Charley's master survival plan makes for great viewing, even when it depends a bit too much on variables he can't necessarily control. Just about the only character misstep is making Charley Varrick into a can't-lose ladies' man. His one night stand with Felicia Farr's mob secretary is so silly, we have to take it as an inside joke - is the pampered Farr really going to bed down with a guy who looks like a fertilizer salesman? Perhaps the paunchy, slack-jowled Matthau stepped into a role designed for some handsome stud leading man. James Bond he's not, although his "boxing the compass" solution to sex on a round bed always gets a good reaction from audiences.

Charley's nemesis is the racist creep "Molly" played to perfection by Joe Don Baker. He punches and arm-twists a path to the information he wants with a caveman glee not seen since Ralph Meeker's Mike Hammer in Kiss Me Deadly. But the script makes some honest points about the life of this sadistic vermin - he sleeps only with the whores at one of those Nevada ranches, or with hardboiled mob underlings like Sheree North's Jewell Everett.

One slap and Jewell knows what she has to do; it comes with the perk of overcharging for passport photos. North's character is a lot like Anjelica Huston's racetrack fixer in the much later The Grifters; they have an illusion of independence but are both slaves to the mob. Is it really better than working for Wal-Mart?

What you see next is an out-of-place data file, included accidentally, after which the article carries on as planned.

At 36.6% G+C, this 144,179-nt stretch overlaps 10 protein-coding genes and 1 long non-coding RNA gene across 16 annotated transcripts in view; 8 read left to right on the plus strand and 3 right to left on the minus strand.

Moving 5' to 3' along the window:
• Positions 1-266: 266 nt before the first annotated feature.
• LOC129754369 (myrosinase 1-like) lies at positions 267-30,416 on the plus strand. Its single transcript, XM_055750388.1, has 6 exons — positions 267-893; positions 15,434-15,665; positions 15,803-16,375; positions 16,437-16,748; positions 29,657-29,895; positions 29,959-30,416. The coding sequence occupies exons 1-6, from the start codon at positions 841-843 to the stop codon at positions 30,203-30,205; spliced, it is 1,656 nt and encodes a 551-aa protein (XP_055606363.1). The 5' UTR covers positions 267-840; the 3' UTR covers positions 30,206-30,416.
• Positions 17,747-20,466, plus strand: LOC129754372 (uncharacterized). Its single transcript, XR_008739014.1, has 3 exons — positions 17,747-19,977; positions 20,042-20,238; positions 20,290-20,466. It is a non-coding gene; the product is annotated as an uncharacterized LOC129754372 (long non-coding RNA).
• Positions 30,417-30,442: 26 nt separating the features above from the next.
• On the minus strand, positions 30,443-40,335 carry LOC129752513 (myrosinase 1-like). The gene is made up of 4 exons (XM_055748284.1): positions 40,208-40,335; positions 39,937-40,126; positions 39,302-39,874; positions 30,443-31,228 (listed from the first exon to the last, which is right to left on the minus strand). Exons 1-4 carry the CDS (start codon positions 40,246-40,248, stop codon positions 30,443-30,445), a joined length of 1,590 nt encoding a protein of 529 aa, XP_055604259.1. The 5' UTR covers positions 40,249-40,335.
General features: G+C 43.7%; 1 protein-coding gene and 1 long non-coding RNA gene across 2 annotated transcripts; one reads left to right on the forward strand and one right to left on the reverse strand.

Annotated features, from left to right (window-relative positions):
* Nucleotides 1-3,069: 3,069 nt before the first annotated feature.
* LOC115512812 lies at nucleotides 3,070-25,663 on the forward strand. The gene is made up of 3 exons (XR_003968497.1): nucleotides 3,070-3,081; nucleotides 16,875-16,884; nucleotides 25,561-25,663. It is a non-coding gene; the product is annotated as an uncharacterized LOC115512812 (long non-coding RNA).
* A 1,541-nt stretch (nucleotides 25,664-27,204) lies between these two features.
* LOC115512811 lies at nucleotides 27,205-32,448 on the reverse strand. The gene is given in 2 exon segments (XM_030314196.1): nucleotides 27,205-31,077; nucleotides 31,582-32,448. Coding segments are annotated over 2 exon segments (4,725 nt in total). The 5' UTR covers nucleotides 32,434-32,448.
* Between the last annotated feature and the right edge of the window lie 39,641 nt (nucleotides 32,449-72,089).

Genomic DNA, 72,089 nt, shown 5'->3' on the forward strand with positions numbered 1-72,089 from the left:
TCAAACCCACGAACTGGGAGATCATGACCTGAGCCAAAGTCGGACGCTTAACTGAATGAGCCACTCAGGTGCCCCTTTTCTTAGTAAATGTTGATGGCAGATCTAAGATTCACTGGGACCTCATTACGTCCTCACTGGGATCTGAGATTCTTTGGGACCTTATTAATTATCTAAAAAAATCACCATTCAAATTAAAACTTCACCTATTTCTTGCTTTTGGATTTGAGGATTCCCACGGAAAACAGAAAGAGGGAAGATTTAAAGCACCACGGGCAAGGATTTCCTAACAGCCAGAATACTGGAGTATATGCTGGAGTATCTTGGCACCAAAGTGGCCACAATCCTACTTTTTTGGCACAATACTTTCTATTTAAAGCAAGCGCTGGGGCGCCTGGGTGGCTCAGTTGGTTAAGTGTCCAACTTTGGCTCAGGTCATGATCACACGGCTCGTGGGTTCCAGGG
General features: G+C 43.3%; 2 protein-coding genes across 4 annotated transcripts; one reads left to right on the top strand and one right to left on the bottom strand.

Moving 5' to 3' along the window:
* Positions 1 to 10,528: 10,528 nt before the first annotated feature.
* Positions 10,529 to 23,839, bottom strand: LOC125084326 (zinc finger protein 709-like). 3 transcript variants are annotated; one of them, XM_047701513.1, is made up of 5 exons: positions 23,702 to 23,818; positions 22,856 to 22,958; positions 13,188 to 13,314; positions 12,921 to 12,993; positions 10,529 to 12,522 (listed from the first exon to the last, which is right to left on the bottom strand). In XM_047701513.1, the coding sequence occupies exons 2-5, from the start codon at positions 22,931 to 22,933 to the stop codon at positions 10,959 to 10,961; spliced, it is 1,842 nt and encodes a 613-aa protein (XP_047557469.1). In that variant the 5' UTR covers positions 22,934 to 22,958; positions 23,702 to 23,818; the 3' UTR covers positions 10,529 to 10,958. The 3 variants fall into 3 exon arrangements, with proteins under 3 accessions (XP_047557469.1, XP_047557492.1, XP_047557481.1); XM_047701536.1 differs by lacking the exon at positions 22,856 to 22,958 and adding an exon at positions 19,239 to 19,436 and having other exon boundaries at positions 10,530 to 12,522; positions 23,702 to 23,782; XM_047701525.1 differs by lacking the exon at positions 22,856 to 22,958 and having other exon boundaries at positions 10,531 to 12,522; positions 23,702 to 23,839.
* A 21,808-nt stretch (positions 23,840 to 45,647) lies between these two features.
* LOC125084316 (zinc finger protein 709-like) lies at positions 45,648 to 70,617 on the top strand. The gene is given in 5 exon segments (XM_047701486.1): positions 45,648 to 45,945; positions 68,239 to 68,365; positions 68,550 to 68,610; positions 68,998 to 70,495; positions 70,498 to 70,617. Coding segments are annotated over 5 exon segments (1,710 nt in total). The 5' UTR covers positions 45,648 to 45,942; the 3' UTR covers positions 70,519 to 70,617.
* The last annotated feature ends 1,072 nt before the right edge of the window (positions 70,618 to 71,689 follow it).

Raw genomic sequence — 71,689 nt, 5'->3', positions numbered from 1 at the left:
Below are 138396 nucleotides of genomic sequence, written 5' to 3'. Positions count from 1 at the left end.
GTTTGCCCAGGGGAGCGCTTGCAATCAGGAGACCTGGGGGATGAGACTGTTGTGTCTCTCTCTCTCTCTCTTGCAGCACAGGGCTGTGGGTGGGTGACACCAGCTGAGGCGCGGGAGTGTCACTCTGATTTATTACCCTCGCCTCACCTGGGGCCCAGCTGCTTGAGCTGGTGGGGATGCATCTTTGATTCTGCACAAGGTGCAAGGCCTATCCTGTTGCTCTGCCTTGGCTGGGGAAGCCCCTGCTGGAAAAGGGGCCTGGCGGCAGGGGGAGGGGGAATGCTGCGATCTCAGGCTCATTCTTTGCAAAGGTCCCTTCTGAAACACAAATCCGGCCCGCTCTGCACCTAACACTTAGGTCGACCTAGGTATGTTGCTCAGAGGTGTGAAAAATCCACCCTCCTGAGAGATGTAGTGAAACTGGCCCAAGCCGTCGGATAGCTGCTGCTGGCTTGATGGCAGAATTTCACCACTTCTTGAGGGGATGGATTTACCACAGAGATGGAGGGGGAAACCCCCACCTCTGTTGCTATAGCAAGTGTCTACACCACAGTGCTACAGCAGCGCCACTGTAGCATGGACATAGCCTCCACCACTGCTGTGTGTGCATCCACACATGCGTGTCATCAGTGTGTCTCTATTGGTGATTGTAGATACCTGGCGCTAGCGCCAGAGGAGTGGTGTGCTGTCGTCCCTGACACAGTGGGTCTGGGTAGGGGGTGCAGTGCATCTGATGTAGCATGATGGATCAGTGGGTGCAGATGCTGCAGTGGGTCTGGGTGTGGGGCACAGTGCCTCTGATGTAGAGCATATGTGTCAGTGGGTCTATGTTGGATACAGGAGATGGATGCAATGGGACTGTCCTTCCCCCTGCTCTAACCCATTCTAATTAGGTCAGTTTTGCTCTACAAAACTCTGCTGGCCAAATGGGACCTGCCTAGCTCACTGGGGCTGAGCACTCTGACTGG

Charley Varrick is laced with touches of grisly violence and some okay car versus biplane stunts, but its real pleasure is that of a tightly constructed and amusing thriller. Matthau was doing some interesting work around this time - The Laughing Policeman, The Taking of Pelham One Two Three - and we're glad he was able to get this much variety into his career.

Universal's DVD of Charley Varrick isn't a total loss, but it doesn't augur well for the direction of the industry. The studio clearly wants product with a low price point to toss into "the combine's" bargain bins at the local Wal-Mart, and to save a penny has issued all of the Studio Selections in full-frame versions 'modified to fit this screen.' There aren't any menus. The movie just starts.

The transfer is okay and because Charley Varrick is a 1:85 film made widescreen by cropping, the full-frame aspect ratio shows more top and bottom without cropping left and right. On a normal television this leaves the action orphaned in the middle of the frame. Compositions are non-existent, as in an old-fashioned TV movie (many modern TV dramas are letterbox-widescreen now). Widescreen TV owners have the choice of watching a teeny image area swimming in the center of their 16:9 screens, or blowing up and cropping the image to 1:78, which results in a slightly blurry picture akin to watching so-so cable television.

Other titles in this series fare much worse, as they're true anamorphic 'scope movies ruined by old fashioned pan-scanning. For that reason I urge buyers to stay away from the excellent science fiction film Colossus: The Forbin Project until we get a watchable disc. This is a real step back for DVD. Someone needs to tell the Universal brass that those Wal-Mart patrons they so gleefully patronize appreciate decent DVDs as well. Very few are beer-swilling yahoos watching 15" boob tubes in a trailer park.

On a scale of Excellent, Good, Fair, and Poor, Charley Varrick rates:
Movie: Excellent
Video: Poor
Sound: Good
Supplements: none
Packaging: Keep case
Reviewed: February 6, 2005

DVD Savant Text © Copyright 2007 Glenn Erickson